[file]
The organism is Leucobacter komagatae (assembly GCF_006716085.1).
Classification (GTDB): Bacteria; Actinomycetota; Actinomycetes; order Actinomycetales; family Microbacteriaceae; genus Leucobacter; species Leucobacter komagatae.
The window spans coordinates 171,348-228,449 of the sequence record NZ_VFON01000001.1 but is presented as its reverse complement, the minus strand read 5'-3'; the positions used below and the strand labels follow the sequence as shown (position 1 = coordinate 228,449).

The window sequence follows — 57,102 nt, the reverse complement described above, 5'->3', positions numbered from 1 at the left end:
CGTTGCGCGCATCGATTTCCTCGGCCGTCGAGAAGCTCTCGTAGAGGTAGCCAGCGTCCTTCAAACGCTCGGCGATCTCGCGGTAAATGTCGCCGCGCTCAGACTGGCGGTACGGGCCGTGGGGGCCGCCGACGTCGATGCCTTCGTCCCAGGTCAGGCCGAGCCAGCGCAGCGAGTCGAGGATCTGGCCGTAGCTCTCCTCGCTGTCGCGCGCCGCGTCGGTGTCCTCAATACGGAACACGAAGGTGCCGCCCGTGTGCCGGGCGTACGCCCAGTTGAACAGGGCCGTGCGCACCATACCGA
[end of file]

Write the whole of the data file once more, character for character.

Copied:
The organism is Leucobacter komagatae (assembly GCF_006716085.1).
Classification (GTDB): Bacteria; Actinomycetota; Actinomycetes; order Actinomycetales; family Microbacteriaceae; genus Leucobacter; species Leucobacter komagatae.
The window spans coordinates 171,348-228,449 of the sequence record NZ_VFON01000001.1 but is presented as its reverse complement, the minus strand read 5'-3'; the positions used below and the strand labels follow the sequence as shown (position 1 = coordinate 228,449).

The window sequence follows — 57,102 nt, the reverse complement described above, 5'->3', positions numbered from 1 at the left end:
CGTTGCGCGCATCGATTTCCTCGGCCGTCGAGAAGCTCTCGTAGAGGTAGCCAGCGTCCTTCAAACGCTCGGCGATCTCGCGGTAAATGTCGCCGCGCTCAGACTGGCGGTACGGGCCGTGGGGGCCGCCGACGTCGATGCCTTCGTCCCAGGTCAGGCCGAGCCAGCGCAGCGAGTCGAGGATCTGGCCGTAGCTCTCCTCGCTGTCGCGCGCCGCGTCGGTGTCCTCAATACGGAACACGAAGGTGCCGCCCGTGTGCCGGGCGTACGCCCAGTTGAACAGGGCCGTGCGCACCATACCGA